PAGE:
At Black Then, we frequently see interesting photos that give us a glimpse into the past. They tend to show us a piece of black history that is often not covered in textbooks, in history classes, or shown in the media.
W.E.B. Du Bois wanted the world to know the gains African Americans had made since the Civil War, as well as their plight as second-class citizens. In 1899, Daniel A.P. Murray, an African American researcher and historian at the Library of Congress, worked with Du Bois and others to gather pictures and other items to show the state of African Americans during the beginning of the 20th century.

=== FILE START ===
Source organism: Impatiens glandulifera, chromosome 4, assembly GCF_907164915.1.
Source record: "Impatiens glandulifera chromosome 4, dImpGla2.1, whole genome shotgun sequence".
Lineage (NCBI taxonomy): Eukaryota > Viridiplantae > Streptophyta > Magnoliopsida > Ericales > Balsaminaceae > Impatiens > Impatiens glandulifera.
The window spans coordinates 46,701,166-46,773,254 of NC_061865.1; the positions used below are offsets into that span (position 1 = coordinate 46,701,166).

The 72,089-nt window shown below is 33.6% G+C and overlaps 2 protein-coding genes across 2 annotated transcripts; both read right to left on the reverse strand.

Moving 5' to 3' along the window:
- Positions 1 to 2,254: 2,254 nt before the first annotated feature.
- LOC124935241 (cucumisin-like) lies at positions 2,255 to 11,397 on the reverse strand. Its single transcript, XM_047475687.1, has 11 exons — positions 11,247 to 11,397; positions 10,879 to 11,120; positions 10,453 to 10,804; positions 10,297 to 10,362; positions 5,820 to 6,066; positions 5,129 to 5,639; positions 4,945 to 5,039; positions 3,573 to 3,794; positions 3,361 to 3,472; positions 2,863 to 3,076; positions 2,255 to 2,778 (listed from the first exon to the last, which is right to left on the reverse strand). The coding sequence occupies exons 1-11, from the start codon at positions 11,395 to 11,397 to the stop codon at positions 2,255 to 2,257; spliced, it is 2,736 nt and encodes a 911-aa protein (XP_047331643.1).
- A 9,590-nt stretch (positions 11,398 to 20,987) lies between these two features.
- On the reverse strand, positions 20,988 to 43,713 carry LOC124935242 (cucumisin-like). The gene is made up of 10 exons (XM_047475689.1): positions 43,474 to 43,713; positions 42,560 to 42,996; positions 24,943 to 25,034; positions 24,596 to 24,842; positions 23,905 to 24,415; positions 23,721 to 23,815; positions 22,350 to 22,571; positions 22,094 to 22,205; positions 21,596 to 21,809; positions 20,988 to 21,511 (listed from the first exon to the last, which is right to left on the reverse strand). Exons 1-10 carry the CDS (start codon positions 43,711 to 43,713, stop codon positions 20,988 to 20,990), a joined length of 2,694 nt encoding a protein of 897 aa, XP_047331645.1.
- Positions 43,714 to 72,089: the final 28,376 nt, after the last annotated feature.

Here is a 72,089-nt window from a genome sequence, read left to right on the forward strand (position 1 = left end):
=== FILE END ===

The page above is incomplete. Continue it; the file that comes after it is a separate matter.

Their award-winning “Negro Exhibition” debuted in Paris, France, in 1900. It featured 500 photos of African American communities, successful black businesses and schools, as well as books and pamphlets by African American authors.
For more about the Black experience in the U.S. and elsewhere, visit Discover Black Heritage, a travel guide to black history and culture.